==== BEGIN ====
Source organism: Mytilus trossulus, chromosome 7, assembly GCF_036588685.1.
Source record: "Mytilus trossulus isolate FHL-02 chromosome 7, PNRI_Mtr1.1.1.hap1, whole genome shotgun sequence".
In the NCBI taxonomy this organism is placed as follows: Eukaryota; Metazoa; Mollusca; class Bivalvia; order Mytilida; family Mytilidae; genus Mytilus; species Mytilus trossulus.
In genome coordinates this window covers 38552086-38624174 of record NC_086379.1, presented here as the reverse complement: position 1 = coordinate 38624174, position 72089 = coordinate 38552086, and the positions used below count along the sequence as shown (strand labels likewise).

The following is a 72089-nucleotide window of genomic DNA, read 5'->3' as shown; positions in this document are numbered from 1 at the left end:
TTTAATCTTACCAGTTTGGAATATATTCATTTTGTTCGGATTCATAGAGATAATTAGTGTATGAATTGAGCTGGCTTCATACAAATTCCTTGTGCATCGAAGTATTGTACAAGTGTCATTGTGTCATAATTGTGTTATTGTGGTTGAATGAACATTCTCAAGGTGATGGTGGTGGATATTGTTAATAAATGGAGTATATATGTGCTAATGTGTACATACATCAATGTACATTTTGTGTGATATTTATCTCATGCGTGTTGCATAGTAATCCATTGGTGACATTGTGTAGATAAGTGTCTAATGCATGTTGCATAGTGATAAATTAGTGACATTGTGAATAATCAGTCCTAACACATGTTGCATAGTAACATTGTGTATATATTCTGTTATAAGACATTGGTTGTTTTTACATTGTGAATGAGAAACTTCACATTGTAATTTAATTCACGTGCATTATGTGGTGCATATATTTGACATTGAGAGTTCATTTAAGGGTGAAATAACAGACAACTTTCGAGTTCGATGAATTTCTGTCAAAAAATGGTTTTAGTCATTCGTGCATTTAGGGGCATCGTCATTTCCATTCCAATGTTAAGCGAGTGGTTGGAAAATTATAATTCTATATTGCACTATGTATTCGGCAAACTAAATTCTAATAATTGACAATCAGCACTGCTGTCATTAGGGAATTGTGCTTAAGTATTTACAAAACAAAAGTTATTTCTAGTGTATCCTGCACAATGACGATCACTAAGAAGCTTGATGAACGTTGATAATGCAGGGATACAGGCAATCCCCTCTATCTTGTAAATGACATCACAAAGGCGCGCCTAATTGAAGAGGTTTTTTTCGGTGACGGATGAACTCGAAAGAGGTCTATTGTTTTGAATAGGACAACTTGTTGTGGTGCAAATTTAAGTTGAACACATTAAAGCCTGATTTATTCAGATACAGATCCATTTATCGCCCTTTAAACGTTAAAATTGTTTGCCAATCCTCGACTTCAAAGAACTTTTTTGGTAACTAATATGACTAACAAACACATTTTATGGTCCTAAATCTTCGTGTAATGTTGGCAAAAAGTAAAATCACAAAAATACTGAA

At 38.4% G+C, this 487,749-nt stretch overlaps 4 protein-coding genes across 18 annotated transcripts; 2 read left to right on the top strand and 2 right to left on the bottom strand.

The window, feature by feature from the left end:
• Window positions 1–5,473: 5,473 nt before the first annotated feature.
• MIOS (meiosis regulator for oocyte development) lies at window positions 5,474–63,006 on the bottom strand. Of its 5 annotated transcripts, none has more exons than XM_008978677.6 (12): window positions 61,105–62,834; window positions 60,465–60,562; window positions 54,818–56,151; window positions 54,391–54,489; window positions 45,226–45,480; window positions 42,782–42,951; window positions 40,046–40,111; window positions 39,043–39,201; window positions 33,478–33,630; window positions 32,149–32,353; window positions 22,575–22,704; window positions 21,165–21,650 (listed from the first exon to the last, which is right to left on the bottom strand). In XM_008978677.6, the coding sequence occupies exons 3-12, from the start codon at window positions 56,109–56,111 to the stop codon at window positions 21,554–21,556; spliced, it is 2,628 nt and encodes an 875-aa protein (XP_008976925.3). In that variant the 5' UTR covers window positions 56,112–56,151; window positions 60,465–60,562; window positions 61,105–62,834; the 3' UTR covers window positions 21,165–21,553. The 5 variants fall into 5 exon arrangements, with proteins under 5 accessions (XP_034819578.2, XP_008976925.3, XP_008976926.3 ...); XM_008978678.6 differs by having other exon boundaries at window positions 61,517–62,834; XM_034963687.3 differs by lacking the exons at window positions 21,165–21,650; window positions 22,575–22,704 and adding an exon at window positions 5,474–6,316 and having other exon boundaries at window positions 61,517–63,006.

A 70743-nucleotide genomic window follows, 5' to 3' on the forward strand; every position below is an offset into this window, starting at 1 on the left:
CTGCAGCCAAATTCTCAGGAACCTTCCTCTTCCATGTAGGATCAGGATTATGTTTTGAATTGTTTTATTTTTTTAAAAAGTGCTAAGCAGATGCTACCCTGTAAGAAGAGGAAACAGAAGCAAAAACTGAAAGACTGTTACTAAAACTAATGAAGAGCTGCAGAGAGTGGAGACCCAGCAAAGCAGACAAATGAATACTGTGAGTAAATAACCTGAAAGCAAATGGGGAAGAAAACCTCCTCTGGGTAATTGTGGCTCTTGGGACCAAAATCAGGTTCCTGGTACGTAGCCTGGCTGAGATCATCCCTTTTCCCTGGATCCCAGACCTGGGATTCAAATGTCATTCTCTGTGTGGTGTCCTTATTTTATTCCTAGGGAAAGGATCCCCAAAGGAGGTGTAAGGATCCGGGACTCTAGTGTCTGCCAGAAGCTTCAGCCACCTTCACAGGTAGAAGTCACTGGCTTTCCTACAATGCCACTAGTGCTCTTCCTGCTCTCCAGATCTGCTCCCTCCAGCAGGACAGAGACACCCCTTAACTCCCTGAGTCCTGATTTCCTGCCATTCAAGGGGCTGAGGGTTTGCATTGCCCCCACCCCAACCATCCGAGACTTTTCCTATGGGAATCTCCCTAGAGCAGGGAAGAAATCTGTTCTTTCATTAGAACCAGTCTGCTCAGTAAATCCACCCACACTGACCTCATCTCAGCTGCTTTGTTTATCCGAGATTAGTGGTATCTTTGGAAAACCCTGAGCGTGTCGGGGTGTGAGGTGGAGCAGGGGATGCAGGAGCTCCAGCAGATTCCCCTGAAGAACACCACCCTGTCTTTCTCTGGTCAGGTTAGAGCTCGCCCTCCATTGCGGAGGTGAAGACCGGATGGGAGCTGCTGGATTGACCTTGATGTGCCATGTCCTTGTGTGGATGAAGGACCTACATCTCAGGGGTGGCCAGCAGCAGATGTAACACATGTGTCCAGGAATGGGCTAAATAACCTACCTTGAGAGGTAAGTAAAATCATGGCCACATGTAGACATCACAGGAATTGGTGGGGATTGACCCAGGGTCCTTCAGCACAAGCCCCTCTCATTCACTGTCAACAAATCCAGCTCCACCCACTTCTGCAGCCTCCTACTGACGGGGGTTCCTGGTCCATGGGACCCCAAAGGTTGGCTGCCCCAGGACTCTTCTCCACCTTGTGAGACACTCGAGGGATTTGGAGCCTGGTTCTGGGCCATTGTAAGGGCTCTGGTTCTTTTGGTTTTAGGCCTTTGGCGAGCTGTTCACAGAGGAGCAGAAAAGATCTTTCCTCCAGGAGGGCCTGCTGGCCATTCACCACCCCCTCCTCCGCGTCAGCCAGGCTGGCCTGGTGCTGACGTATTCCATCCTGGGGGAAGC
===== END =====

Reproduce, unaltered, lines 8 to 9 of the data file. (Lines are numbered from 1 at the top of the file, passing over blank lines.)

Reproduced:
The window, feature by feature from the left end:
• Window positions 1–5,473: 5,473 nt before the first annotated feature.